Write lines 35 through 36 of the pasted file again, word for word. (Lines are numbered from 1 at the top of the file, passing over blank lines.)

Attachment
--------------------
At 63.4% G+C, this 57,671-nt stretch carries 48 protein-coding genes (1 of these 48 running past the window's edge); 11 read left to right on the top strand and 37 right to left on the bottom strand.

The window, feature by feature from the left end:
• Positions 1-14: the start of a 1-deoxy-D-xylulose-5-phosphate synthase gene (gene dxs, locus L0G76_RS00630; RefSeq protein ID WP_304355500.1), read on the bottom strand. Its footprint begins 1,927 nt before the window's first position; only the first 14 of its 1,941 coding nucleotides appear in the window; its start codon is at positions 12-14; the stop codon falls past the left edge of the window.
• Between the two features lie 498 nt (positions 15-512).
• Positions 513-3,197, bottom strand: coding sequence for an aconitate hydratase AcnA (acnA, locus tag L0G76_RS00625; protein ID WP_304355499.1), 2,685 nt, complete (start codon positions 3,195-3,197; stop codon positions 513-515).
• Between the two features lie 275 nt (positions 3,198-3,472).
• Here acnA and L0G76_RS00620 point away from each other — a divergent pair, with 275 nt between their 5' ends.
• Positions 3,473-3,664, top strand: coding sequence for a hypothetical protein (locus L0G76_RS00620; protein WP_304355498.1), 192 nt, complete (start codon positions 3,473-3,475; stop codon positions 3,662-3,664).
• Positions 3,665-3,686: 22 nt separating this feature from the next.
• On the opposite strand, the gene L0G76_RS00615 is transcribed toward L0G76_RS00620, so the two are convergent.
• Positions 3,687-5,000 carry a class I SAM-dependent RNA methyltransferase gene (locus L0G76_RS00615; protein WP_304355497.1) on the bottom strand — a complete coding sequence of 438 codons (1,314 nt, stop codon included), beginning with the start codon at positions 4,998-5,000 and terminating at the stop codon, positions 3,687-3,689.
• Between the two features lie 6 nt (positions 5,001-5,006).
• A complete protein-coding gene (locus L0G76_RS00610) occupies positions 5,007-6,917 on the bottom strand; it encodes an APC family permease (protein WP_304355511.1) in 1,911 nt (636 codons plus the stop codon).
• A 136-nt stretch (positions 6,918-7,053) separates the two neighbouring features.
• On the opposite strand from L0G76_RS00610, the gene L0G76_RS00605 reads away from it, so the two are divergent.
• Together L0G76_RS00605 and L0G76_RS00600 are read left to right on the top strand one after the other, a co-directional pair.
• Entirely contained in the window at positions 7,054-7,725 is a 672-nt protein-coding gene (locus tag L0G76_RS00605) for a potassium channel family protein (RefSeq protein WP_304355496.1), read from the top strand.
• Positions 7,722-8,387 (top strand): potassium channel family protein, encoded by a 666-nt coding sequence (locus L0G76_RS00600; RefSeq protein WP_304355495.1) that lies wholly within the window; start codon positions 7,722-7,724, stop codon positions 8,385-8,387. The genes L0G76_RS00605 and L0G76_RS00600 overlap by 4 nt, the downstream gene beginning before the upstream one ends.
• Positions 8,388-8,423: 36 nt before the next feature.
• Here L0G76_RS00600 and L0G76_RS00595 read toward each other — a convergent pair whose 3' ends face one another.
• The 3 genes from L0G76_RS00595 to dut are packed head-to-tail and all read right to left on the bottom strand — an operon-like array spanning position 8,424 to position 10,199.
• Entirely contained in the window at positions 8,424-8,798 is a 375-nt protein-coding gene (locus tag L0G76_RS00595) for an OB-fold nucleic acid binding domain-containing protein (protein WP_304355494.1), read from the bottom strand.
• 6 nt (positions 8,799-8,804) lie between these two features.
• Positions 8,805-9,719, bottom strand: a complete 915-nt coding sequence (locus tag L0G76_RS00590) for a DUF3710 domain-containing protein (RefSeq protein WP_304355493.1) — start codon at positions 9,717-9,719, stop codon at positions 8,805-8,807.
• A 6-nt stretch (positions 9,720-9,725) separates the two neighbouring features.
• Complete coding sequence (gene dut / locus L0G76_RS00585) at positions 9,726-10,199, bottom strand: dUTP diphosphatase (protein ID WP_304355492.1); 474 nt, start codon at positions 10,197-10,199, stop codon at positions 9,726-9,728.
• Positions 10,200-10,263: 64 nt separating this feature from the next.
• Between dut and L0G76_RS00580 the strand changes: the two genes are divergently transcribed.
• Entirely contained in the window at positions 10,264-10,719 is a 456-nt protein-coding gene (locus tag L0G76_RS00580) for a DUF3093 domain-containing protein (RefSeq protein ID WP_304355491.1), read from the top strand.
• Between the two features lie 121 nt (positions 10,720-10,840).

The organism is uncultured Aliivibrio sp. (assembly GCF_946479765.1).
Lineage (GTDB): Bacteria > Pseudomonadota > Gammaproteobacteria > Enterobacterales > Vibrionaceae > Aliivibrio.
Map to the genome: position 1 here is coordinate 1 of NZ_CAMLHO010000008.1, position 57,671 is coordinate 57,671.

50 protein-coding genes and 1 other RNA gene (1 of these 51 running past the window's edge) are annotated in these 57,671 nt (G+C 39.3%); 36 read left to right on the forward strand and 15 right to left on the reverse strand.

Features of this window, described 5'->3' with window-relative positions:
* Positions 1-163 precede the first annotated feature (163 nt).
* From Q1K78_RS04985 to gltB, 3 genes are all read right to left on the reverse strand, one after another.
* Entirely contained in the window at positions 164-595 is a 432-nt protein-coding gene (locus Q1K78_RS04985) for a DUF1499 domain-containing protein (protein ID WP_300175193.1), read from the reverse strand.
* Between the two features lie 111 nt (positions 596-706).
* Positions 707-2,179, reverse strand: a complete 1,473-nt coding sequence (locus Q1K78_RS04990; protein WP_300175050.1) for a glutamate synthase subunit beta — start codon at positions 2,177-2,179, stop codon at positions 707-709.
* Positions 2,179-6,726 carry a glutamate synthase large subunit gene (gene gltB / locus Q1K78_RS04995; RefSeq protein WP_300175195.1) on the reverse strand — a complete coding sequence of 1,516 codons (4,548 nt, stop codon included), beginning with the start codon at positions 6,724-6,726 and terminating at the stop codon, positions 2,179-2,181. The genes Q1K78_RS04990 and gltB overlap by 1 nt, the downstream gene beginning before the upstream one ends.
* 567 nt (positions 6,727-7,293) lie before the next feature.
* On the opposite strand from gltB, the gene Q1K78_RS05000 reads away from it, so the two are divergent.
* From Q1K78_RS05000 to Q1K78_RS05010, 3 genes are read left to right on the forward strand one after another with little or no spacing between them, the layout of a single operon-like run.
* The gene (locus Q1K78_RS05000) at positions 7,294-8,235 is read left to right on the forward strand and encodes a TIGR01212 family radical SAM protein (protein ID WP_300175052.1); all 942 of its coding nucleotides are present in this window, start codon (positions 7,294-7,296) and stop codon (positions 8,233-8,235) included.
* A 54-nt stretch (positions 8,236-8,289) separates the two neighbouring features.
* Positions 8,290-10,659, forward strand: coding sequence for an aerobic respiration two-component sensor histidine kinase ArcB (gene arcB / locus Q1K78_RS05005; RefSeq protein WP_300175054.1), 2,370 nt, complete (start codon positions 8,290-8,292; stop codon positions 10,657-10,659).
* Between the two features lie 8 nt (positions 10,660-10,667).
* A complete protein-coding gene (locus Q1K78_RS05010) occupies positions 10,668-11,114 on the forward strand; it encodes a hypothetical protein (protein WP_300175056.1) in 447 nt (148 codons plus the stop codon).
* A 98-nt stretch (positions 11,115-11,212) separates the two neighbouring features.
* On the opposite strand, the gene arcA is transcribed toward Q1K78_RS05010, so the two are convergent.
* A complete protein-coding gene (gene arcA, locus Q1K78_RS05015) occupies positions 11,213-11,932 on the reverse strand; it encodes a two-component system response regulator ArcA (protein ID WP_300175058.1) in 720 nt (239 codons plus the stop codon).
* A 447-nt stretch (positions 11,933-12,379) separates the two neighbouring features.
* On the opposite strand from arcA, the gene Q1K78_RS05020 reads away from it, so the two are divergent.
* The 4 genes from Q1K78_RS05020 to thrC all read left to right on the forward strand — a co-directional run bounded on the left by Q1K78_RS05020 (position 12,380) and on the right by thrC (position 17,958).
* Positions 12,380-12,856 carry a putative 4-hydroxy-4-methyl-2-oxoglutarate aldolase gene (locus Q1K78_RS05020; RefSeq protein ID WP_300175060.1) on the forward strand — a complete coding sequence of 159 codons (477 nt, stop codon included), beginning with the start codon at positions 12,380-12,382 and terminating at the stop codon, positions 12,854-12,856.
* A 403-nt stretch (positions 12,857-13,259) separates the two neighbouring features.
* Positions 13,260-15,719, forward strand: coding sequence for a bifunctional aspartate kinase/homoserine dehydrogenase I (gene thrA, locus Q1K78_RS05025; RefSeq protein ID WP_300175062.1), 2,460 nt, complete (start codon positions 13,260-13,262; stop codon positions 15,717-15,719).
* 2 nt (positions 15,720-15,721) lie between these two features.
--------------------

Features of this window, described 5'->3' with window-relative positions:
* Positions 1-163 precede the first annotated feature (163 nt).